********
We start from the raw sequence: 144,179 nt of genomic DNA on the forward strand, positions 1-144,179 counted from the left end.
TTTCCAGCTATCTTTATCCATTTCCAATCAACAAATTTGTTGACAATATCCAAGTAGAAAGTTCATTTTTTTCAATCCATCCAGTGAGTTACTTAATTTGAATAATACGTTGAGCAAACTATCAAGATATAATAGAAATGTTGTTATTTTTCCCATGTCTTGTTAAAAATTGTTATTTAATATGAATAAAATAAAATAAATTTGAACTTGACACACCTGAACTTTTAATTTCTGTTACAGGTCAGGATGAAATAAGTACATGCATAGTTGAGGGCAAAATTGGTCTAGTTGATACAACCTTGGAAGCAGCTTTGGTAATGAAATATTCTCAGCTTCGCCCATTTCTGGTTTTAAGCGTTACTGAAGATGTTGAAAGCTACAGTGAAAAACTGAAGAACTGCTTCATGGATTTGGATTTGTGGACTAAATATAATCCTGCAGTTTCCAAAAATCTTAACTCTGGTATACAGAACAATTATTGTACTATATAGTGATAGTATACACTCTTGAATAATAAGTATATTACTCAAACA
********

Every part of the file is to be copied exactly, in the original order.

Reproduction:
We start from the raw sequence: 144,179 nt of genomic DNA on the forward strand, positions 1-144,179 counted from the left end.
TTTCCAGCTATCTTTATCCATTTCCAATCAACAAATTTGTTGACAATATCCAAGTAGAAAGTTCATTTTTTTCAATCCATCCAGTGAGTTACTTAATTTGAATAATACGTTGAGCAAACTATCAAGATATAATAGAAATGTTGTTATTTTTCCCATGTCTTGTTAAAAATTGTTATTTAATATGAATAAAATAAAATAAATTTGAACTTGACACACCTGAACTTTTAATTTCTGTTACAGGTCAGGATGAAATAAGTACATGCATAGTTGAGGGCAAAATTGGTCTAGTTGATACAACCTTGGAAGCAGCTTTGGTAATGAAATATTCTCAGCTTCGCCCATTTCTGGTTTTAAGCGTTACTGAAGATGTTGAAAGCTACAGTGAAAAACTGAAGAACTGCTTCATGGATTTGGATTTGTGGACTAAATATAATCCTGCAGTTTCCAAAAATCTTAACTCTGGTATACAGAACAATTATTGTACTATATAGTGATAGTATACACTCTTGAATAATAAGTATATTACTCAAACA